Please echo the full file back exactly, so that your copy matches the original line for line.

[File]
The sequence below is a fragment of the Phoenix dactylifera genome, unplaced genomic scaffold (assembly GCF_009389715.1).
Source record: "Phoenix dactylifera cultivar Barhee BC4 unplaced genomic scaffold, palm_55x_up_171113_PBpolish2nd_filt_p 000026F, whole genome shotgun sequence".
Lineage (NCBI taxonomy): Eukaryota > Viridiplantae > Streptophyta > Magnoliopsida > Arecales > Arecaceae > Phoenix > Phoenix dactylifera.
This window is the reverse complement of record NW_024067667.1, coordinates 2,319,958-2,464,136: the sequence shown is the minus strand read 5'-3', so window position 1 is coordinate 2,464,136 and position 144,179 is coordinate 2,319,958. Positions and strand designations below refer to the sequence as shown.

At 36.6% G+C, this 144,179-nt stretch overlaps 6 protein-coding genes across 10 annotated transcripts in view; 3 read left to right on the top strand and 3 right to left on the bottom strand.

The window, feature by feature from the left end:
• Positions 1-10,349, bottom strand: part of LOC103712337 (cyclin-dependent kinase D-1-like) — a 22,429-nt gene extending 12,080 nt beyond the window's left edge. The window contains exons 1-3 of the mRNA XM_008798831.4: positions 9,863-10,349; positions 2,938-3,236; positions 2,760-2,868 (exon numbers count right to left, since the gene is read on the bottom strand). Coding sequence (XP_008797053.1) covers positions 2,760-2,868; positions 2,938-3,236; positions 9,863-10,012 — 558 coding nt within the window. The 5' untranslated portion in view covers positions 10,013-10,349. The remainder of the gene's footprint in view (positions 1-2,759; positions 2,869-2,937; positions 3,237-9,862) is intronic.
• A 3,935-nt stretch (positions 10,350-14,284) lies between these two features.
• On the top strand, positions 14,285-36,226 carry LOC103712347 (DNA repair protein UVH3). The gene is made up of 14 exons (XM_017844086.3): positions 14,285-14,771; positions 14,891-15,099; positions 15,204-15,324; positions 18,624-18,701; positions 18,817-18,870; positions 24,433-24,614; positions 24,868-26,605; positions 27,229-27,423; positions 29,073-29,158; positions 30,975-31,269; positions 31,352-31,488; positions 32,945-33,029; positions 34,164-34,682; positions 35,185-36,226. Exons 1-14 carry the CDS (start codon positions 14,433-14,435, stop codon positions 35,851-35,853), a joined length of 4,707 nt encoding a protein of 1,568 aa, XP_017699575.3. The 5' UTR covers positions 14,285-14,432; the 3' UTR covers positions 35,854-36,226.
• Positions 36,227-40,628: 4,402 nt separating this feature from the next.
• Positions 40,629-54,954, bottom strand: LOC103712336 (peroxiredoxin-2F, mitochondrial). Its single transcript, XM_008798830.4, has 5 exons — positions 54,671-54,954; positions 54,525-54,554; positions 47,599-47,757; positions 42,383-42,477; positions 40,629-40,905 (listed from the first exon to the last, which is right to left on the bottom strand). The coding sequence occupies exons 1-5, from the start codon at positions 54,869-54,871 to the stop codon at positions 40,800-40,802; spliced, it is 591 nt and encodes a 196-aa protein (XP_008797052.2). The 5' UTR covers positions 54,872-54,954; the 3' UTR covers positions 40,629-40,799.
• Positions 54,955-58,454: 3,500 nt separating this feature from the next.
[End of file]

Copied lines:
The sequence below is a fragment of the Phoenix dactylifera genome, unplaced genomic scaffold (assembly GCF_009389715.1).
Source record: "Phoenix dactylifera cultivar Barhee BC4 unplaced genomic scaffold, palm_55x_up_171113_PBpolish2nd_filt_p 000026F, whole genome shotgun sequence".
Lineage (NCBI taxonomy): Eukaryota > Viridiplantae > Streptophyta > Magnoliopsida > Arecales > Arecaceae > Phoenix > Phoenix dactylifera.
This window is the reverse complement of record NW_024067667.1, coordinates 2,319,958-2,464,136: the sequence shown is the minus strand read 5'-3', so window position 1 is coordinate 2,464,136 and position 144,179 is coordinate 2,319,958. Positions and strand designations below refer to the sequence as shown.

At 36.6% G+C, this 144,179-nt stretch overlaps 6 protein-coding genes across 10 annotated transcripts in view; 3 read left to right on the top strand and 3 right to left on the bottom strand.

The window, feature by feature from the left end:
• Positions 1-10,349, bottom strand: part of LOC103712337 (cyclin-dependent kinase D-1-like) — a 22,429-nt gene extending 12,080 nt beyond the window's left edge. The window contains exons 1-3 of the mRNA XM_008798831.4: positions 9,863-10,349; positions 2,938-3,236; positions 2,760-2,868 (exon numbers count right to left, since the gene is read on the bottom strand). Coding sequence (XP_008797053.1) covers positions 2,760-2,868; positions 2,938-3,236; positions 9,863-10,012 — 558 coding nt within the window. The 5' untranslated portion in view covers positions 10,013-10,349. The remainder of the gene's footprint in view (positions 1-2,759; positions 2,869-2,937; positions 3,237-9,862) is intronic.
• A 3,935-nt stretch (positions 10,350-14,284) lies between these two features.
• On the top strand, positions 14,285-36,226 carry LOC103712347 (DNA repair protein UVH3). The gene is made up of 14 exons (XM_017844086.3): positions 14,285-14,771; positions 14,891-15,099; positions 15,204-15,324; positions 18,624-18,701; positions 18,817-18,870; positions 24,433-24,614; positions 24,868-26,605; positions 27,229-27,423; positions 29,073-29,158; positions 30,975-31,269; positions 31,352-31,488; positions 32,945-33,029; positions 34,164-34,682; positions 35,185-36,226. Exons 1-14 carry the CDS (start codon positions 14,433-14,435, stop codon positions 35,851-35,853), a joined length of 4,707 nt encoding a protein of 1,568 aa, XP_017699575.3. The 5' UTR covers positions 14,285-14,432; the 3' UTR covers positions 35,854-36,226.
• Positions 36,227-40,628: 4,402 nt separating this feature from the next.
• Positions 40,629-54,954, bottom strand: LOC103712336 (peroxiredoxin-2F, mitochondrial). Its single transcript, XM_008798830.4, has 5 exons — positions 54,671-54,954; positions 54,525-54,554; positions 47,599-47,757; positions 42,383-42,477; positions 40,629-40,905 (listed from the first exon to the last, which is right to left on the bottom strand). The coding sequence occupies exons 1-5, from the start codon at positions 54,869-54,871 to the stop codon at positions 40,800-40,802; spliced, it is 591 nt and encodes a 196-aa protein (XP_008797052.2). The 5' UTR covers positions 54,872-54,954; the 3' UTR covers positions 40,629-40,799.
• Positions 54,955-58,454: 3,500 nt separating this feature from the next.